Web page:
It's Research Pride Month!
During Research Pride Month, I often chuckle at how I fell into this profession. It’s not something that we study in school like accounting. But a recent event reminded me that, when I did fall into Prospect Research, it was inevitable. And I’ve been thrilled ever since.
The event was this: A few months ago, after I gave a video interview for my alma mater on the value of my liberal arts degree, I came across a mention of my name in the February, 1987, edition of Rockford Magazine, where I was interviewed about the value of having a liberal arts degree and how it helped me adapt to several new situations, including working at Harvard University after growing up in a rural setting.
The 1987 article wrapped up with what I coincidentally said at the end of my own 2021 video: “…according to the Regional Office of Education, 60% of tomorrow’s jobs don’t exist today.” Think about that: Go back to 1987 in your mind (or on Google) and look for laptops, cell phones, the Internet, digital videos, scanned books, or Artificial Intelligence. None of that existed, and all of those are tools that we use every day.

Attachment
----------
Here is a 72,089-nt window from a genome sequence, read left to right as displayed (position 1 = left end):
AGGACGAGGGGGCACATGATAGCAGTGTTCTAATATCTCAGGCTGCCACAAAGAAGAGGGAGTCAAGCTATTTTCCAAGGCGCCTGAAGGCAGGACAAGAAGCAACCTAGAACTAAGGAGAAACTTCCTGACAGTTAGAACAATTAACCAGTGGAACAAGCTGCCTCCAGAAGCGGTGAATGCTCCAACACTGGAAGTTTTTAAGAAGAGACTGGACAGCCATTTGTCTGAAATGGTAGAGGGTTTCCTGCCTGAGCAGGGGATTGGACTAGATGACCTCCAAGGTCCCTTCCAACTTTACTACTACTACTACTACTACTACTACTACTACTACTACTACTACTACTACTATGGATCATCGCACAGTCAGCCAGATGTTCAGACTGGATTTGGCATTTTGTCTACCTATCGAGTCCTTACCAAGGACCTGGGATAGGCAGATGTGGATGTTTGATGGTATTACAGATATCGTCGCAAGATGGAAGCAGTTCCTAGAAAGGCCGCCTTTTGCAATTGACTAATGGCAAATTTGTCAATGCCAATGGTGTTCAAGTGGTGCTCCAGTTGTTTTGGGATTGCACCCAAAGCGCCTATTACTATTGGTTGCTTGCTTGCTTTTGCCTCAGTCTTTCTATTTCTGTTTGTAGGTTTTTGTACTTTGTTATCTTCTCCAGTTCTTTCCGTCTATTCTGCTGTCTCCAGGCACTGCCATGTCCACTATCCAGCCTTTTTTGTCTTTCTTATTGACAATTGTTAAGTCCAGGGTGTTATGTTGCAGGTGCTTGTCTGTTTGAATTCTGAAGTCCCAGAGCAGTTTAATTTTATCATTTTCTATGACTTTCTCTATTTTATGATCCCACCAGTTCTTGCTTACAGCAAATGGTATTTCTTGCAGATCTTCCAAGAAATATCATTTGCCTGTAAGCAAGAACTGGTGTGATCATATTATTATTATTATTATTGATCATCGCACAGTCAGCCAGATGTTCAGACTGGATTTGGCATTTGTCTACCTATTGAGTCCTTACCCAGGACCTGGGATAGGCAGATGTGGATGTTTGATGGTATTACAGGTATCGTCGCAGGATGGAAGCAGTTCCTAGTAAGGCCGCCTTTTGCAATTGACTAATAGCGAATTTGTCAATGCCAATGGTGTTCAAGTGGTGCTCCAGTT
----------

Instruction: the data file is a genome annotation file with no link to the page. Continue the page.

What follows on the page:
My liberal arts degree has made me a nimble employee and consultant, capable of learning and applying a wide range of disciplines. Indeed, it was inevitable that I would settle down in an industry where the pursuit of strategic information is the core of my work.
As I’ve mentioned, I make the same argument in this recent video produced by my alma mater’s career services office (you’ll find me about 10 videos down the page). Thirty-four years after that first interview, I still believe in a Renaissance-style undergraduate education: Study every discipline at least a little, then go out and apply excellent research, assimilation, and communication skills to any industry. And this broad-based education works really well in research.
When you consider your career as a Prospect Development Professional, know this about your employability assets:
The other way to look at the wide range of skills from your profession is to know how many different high-impact industries use research AND information aggregation and planning:
Years ago, most of us research professionals were liberal arts majors in college. Now we have librarians, business majors, statisticians, and newspaper reporters joining us in the work of helping nonprofits succeed. We are information professionals working in the Information Age. How fabulous is that?